Issue 33 : Christianity & the Civil War
Originally published in 1992
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Table of Contents
Little-known or remarkable facts about Christianity during the American Civil War
Where was God in this brutal national war? An unbaptized non-churchgoer came up with a profound answer.
How would Lincoln answer? His political opponent, a famous frontier preacher, wanted to know.
Leading people in religion and politics during the Civil War era
Despised and often attacked, they courageously carried the slaves' cause for thirty years. Why have these inescapably Christian men and women been forgotten?
Selections from the most powerful anti-slavery pamphlet ever written
Key reasons advanced by southern church leaders
When slavery divided America's churches, what could hold the nation together?
At first, most Civil War soldiers cared little for religion. But as the bloody war dragged on, hundreds of thousands converted to Christ.
The Confederate camp became "a school of Christ."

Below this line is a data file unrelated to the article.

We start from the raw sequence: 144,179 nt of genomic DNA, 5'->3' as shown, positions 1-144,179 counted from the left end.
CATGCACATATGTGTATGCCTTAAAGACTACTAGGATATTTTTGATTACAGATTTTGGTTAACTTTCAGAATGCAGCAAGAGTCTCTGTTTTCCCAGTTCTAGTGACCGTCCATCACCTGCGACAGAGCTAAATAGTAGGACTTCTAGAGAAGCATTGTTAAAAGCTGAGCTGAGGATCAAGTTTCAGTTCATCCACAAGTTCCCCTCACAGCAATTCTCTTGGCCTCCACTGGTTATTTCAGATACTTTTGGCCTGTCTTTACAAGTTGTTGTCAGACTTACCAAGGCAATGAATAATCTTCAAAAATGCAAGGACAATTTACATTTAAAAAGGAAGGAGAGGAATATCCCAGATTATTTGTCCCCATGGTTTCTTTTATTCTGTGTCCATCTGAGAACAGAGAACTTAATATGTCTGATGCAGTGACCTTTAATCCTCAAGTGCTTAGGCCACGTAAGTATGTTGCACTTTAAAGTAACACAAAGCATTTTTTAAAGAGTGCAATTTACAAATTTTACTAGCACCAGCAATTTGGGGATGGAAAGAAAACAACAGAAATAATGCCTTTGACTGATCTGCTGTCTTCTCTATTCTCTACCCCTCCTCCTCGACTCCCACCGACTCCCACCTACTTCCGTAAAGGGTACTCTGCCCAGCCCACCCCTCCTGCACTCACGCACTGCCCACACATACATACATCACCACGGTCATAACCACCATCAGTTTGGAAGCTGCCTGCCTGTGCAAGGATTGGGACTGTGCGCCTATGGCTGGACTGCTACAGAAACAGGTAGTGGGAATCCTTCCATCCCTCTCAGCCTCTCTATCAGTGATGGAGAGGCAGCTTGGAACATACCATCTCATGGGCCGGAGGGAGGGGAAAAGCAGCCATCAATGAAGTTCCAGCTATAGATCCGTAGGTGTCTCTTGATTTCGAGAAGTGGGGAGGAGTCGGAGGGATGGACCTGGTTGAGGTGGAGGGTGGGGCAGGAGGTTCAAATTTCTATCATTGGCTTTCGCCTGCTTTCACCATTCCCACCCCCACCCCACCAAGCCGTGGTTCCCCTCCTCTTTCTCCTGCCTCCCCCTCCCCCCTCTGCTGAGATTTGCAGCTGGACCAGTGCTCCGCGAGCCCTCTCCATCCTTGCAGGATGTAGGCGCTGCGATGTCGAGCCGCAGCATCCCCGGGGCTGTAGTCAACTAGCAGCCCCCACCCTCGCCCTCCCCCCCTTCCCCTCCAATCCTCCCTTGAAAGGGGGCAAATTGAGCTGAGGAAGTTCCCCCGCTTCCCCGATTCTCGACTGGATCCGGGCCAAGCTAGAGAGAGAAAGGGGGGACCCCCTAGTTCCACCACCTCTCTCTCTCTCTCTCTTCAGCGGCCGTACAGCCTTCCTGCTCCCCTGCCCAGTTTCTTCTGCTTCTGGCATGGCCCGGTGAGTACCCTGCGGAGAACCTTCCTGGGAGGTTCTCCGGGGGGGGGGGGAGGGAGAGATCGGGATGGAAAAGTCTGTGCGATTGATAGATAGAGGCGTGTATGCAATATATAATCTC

While carrying tracts to Union troops, one preacher was seized by Confederates as a spy.
These Christian generals helped wage the Civil War, and their faith affected how they did it.
He was the Union's leading general and twice president of the United States. But he was no saint.
What did Protestant ministers say about the raging national battle?
Selections from sermons during the Civil War era. From God Ordained This War: Sermons on the Sectional Crisis, 1830–1865 edited by David B. Chesebrough (University of South Carolina press, 1991). Used by permission.
They often risked floggings to worship God.
Christian History editors asked Dr. Charles Reagan Wilson to recommend books that creatively explore Christianity during the Civil War era. Here's his list.